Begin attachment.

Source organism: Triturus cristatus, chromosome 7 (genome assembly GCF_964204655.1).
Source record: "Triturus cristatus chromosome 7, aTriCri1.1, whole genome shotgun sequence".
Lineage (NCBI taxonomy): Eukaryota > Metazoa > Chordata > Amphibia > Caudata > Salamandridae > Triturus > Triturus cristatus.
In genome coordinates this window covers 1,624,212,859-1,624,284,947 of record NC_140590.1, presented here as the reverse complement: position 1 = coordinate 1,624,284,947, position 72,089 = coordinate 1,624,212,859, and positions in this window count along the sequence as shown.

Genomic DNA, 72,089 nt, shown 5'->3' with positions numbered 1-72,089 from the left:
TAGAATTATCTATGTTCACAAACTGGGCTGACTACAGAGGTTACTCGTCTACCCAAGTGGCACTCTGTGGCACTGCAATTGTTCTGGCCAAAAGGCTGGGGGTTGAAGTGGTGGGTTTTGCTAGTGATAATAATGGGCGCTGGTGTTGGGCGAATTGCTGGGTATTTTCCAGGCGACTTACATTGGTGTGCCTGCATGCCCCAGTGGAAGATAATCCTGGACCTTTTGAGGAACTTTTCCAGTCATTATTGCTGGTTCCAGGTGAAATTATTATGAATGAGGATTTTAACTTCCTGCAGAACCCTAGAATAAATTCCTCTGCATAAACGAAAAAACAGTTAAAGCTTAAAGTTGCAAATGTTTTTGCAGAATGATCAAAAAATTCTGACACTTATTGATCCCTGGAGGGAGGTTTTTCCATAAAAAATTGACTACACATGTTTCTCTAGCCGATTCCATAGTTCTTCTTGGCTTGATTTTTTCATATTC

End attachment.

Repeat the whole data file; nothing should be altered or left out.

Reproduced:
Source organism: Triturus cristatus, chromosome 7 (genome assembly GCF_964204655.1).
Source record: "Triturus cristatus chromosome 7, aTriCri1.1, whole genome shotgun sequence".
Lineage (NCBI taxonomy): Eukaryota > Metazoa > Chordata > Amphibia > Caudata > Salamandridae > Triturus > Triturus cristatus.
In genome coordinates this window covers 1,624,212,859-1,624,284,947 of record NC_140590.1, presented here as the reverse complement: position 1 = coordinate 1,624,284,947, position 72,089 = coordinate 1,624,212,859, and positions in this window count along the sequence as shown.

Genomic DNA, 72,089 nt, shown 5'->3' with positions numbered 1-72,089 from the left:
TAGAATTATCTATGTTCACAAACTGGGCTGACTACAGAGGTTACTCGTCTACCCAAGTGGCACTCTGTGGCACTGCAATTGTTCTGGCCAAAAGGCTGGGGGTTGAAGTGGTGGGTTTTGCTAGTGATAATAATGGGCGCTGGTGTTGGGCGAATTGCTGGGTATTTTCCAGGCGACTTACATTGGTGTGCCTGCATGCCCCAGTGGAAGATAATCCTGGACCTTTTGAGGAACTTTTCCAGTCATTATTGCTGGTTCCAGGTGAAATTATTATGAATGAGGATTTTAACTTCCTGCAGAACCCTAGAATAAATTCCTCTGCATAAACGAAAAAACAGTTAAAGCTTAAAGTTGCAAATGTTTTTGCAGAATGATCAAAAAATTCTGACACTTATTGATCCCTGGAGGGAGGTTTTTCCATAAAAAATTGACTACACATGTTTCTCTAGCCGATTCCATAGTTCTTCTTGGCTTGATTTTTTCATATTC